Do you have a devotion to St. Zelie? I’d love to hear about it below so we can celebrate together! :)

Additional reading:
The Mother of the Little Flower and The Father of the Little Flower (less than $5 each on Kindle!)
About St. Zelie and St. Louis
Calling on Heaven: The Feast of St. Zelie Martin (this post made me cry–so beautiful!)
The Holiness and Example of Sts. Louis and Zelie Martin
12 Things St. Zelie Taught Me About Sainthood as a Mother

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  1. Eileen says:

    Thank you for sharing this beautiful reflection on Sts. Louis and Zélie and motherhood! Louis and Zélie are the patrons of our eldest child, whose middle name is Martine. Before—and especially after!—she was born, I fretted over the immense responsibilities of motherhood and being the caretakers with my husband for a little soul. How did we deserve this? And how will we survive?! But we did and we do, and I think the intercession of these great, everyday saints has a lot to do with it. Giving our daughter their shared name makes Louis and Zélie so present to me every day. And as the years pass, I fall more deeply in love with their faith and example as they accompany me in my own journey as a mother.

    • Lisa says:

      Eileen, that is so beautiful–thank you for sharing! Louis and Zelie are incredible patrons to us as parents and I love that you chose to name your child for them collectively. I am just starting to learn more about Louis and am so captivated by his faith and leadership of this incredible family!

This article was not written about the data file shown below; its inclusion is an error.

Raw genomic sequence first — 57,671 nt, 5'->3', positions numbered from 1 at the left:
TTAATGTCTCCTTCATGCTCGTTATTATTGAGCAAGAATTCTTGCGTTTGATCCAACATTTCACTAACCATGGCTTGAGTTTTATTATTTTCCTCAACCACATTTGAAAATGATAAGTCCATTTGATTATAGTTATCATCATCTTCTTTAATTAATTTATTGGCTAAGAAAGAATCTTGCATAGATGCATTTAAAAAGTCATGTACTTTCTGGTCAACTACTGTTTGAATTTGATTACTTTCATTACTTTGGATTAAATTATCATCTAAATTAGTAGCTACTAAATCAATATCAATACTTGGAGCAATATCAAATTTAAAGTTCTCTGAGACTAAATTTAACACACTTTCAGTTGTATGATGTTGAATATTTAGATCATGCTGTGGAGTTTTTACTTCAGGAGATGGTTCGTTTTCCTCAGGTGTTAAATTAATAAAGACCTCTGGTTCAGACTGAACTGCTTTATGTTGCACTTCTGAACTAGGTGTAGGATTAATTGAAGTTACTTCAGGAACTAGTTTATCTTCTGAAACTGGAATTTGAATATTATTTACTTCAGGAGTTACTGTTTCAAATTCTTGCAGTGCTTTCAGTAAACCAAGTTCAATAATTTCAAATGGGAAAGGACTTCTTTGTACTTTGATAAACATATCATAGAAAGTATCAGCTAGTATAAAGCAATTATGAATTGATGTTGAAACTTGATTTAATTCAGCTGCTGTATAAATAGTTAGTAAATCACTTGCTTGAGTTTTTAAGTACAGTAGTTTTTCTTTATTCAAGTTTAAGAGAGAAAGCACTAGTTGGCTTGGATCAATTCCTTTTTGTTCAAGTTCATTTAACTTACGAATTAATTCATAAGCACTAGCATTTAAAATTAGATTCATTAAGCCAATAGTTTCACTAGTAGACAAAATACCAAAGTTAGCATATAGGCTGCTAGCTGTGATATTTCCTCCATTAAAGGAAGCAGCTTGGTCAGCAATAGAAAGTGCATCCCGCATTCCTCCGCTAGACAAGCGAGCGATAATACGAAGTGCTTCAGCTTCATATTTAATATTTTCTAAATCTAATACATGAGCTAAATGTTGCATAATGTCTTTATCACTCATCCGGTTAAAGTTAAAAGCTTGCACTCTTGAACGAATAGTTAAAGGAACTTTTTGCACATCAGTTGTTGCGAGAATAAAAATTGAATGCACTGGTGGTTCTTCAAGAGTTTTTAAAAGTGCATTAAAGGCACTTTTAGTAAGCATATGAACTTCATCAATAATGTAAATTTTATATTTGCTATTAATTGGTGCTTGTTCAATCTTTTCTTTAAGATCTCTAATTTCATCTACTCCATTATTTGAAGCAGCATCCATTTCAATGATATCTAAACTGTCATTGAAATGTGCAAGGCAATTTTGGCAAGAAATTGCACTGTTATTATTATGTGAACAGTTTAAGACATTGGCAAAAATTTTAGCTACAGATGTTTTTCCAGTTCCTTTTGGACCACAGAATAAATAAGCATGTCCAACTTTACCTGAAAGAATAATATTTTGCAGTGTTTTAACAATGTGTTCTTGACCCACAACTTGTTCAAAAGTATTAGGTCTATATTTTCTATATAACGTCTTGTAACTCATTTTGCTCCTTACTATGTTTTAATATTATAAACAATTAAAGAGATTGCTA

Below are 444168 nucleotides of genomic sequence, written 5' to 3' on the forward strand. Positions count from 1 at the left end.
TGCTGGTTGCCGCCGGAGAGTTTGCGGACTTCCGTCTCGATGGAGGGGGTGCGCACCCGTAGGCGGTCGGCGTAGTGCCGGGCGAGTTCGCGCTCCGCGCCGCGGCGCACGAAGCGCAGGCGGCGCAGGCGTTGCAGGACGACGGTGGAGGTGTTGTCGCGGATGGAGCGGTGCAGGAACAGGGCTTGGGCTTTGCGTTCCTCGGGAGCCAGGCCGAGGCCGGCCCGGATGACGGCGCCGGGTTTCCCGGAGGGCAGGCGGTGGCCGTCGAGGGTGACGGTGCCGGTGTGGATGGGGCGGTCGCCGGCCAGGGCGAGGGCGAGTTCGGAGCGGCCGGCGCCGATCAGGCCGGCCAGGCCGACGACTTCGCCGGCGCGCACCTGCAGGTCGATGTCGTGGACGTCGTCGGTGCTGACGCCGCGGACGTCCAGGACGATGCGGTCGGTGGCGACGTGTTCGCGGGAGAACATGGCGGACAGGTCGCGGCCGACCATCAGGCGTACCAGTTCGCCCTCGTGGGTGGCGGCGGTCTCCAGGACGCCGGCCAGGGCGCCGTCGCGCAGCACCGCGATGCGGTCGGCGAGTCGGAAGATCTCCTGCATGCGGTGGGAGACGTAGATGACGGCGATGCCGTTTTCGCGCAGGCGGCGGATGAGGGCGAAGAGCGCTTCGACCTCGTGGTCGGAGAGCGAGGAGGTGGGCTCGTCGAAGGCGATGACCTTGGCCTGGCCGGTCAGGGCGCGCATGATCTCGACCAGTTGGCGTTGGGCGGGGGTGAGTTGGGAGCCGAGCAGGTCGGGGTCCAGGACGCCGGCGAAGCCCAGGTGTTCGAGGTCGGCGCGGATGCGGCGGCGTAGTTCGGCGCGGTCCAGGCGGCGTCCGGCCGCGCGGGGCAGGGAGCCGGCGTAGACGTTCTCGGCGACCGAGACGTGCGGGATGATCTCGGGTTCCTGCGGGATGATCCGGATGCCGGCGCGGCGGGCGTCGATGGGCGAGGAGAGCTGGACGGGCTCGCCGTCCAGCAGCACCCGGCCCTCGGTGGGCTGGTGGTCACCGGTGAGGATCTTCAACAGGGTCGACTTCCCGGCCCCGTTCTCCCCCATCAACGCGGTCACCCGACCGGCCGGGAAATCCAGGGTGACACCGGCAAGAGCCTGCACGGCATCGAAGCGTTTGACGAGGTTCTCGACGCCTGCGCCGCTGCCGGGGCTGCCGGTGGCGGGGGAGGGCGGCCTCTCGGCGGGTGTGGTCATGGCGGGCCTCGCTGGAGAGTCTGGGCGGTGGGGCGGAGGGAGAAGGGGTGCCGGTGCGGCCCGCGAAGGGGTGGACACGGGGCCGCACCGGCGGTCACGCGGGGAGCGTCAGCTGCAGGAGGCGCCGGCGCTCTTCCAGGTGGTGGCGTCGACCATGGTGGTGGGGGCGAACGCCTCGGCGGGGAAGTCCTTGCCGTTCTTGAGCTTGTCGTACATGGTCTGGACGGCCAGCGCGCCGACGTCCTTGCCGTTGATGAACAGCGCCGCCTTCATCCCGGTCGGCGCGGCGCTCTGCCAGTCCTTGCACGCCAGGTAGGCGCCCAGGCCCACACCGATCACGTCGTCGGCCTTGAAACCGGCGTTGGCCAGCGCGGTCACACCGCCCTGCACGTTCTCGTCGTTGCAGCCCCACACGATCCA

2. Allison says:

    While I am not Catholic (Lutheran ELCA), you push me ever harder to love my faith. Not just love Jesus and God, but to love my faith and find joy and trust in it. I’ve even researched if there was art created for the Lutheran faith. :)

  3. Mary says:

    Beautiful! I can’t wait to read the rest. I prayed at their tomb in Lisieux when we were engaged. I love how you’re celebrating today. I love them so much! Random story: I went into a bridal store with another friend who was also engaged while we were on that pilgrimage down the street from St Therese’s convent. I ended up buying my lace-edge veil there! I have no idea if it’s real Alencon lace and the shop manager was super rude to us (haha!) but I like to think St Zelie and St Therese helped me find it!

    • Lisa says:

      That story gives me butterflies (except for the super rude shop manager, haha)! I want to do a Lisieux pilgrimage so badly!

  4. Abbi Hearne says:

    I’m not Catholic, but my goodness this is beautiful. I love your modern devotion to these traditions and honoring them in a real-life way!

    • Lisa says:

      Abbi, I appreciate your kind comments SO much! Thank you for being such a sweet encourager to me!

  5. Dana says:

    Love seeing you be the best mom to Charlie and the Saints encouraging you!